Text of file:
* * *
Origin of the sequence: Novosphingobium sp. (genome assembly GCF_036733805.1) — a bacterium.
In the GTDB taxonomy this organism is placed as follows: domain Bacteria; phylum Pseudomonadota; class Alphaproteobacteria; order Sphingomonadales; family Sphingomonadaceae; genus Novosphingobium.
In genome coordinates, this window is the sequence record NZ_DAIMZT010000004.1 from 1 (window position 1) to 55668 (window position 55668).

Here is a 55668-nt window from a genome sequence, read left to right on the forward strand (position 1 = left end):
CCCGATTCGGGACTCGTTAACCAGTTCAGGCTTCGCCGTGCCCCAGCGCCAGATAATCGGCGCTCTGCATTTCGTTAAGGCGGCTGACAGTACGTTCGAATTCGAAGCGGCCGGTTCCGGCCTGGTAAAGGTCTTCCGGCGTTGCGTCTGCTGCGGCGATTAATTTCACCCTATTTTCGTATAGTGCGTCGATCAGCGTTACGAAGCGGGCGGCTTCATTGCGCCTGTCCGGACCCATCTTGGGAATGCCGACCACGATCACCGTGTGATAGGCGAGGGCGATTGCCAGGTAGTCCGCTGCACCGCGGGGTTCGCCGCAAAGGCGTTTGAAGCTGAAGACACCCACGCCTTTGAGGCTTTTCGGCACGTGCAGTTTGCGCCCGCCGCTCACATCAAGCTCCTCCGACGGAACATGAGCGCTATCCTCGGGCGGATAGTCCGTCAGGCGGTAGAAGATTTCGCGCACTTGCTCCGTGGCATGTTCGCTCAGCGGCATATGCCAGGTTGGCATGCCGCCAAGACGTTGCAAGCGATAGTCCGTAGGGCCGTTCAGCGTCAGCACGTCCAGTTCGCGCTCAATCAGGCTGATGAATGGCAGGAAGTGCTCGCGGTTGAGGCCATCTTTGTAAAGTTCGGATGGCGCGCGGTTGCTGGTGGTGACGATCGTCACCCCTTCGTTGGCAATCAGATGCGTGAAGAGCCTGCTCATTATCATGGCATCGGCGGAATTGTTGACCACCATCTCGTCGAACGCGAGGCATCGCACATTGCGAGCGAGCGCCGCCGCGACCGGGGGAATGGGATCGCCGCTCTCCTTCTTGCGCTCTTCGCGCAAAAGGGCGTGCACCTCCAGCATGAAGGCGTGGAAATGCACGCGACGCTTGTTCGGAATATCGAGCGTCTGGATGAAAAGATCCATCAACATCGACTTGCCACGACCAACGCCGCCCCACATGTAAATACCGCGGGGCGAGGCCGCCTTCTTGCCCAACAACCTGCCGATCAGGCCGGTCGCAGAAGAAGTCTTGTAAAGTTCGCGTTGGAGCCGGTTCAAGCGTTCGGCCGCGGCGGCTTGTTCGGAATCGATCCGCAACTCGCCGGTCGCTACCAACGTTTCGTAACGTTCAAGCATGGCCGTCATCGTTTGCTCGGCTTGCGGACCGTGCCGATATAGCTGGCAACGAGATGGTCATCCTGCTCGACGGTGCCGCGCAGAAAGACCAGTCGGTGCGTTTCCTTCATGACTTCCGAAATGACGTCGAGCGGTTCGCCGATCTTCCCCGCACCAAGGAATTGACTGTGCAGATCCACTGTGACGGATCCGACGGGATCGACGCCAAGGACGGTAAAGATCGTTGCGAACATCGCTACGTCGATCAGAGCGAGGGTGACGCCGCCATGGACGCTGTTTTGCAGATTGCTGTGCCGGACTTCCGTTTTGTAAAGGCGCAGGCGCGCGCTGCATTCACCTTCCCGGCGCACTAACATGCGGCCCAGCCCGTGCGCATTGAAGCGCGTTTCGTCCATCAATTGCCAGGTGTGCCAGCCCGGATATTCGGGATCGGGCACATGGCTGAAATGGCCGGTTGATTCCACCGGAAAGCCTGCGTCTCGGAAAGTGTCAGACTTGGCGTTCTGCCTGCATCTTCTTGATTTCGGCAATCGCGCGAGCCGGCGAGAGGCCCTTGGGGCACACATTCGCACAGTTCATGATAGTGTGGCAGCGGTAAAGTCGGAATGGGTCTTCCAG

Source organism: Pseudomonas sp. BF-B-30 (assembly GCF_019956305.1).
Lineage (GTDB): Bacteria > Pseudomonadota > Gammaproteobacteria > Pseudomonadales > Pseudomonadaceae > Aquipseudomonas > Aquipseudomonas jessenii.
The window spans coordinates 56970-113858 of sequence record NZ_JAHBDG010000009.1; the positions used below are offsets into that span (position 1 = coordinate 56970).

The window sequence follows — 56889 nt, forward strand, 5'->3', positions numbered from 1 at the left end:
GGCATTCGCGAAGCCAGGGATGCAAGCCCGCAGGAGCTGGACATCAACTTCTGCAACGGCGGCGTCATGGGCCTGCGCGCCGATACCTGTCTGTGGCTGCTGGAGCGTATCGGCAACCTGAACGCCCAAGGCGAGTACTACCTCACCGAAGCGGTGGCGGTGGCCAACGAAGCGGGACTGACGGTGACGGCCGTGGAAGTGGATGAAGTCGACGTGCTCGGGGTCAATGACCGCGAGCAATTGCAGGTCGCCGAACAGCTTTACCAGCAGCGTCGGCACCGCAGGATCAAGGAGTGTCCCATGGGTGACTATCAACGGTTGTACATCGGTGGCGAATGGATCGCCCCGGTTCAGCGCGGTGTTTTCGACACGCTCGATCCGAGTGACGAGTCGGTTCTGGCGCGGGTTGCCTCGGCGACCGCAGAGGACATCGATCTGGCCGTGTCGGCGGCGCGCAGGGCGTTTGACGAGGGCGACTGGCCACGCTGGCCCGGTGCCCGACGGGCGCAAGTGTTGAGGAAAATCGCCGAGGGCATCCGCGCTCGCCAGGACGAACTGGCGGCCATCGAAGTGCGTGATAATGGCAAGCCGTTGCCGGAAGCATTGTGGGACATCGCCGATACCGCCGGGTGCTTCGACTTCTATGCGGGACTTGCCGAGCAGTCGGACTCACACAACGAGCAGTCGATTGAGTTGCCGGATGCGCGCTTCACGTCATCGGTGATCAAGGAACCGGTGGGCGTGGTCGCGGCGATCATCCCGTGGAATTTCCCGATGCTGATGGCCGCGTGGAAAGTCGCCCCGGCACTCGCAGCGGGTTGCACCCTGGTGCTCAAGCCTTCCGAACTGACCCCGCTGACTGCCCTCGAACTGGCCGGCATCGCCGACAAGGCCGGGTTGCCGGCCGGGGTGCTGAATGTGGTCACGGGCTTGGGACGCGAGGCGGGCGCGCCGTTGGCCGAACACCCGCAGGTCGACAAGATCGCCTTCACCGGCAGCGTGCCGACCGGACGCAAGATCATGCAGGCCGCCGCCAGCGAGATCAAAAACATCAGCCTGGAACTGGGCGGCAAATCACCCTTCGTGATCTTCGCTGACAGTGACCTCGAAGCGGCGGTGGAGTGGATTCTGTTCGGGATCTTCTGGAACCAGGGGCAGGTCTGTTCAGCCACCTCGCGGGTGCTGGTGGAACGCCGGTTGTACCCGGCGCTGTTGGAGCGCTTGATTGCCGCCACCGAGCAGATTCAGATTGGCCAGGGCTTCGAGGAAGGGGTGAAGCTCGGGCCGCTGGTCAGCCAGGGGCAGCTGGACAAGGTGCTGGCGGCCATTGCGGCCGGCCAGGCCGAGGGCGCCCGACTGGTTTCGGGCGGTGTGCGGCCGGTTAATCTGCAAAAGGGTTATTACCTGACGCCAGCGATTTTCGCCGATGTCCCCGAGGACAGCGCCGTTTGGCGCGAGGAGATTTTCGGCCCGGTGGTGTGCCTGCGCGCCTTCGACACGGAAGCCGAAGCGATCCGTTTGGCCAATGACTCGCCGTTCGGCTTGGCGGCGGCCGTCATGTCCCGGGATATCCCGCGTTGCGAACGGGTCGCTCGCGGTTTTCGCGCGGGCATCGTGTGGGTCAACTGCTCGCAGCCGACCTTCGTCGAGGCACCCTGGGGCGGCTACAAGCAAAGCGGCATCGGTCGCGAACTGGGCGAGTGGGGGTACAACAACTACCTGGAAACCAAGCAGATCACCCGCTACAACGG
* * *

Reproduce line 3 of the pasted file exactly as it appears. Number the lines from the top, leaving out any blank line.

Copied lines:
In genome coordinates, this window is the sequence record NZ_DAIMZT010000004.1 from 1 (window position 1) to 55668 (window position 55668).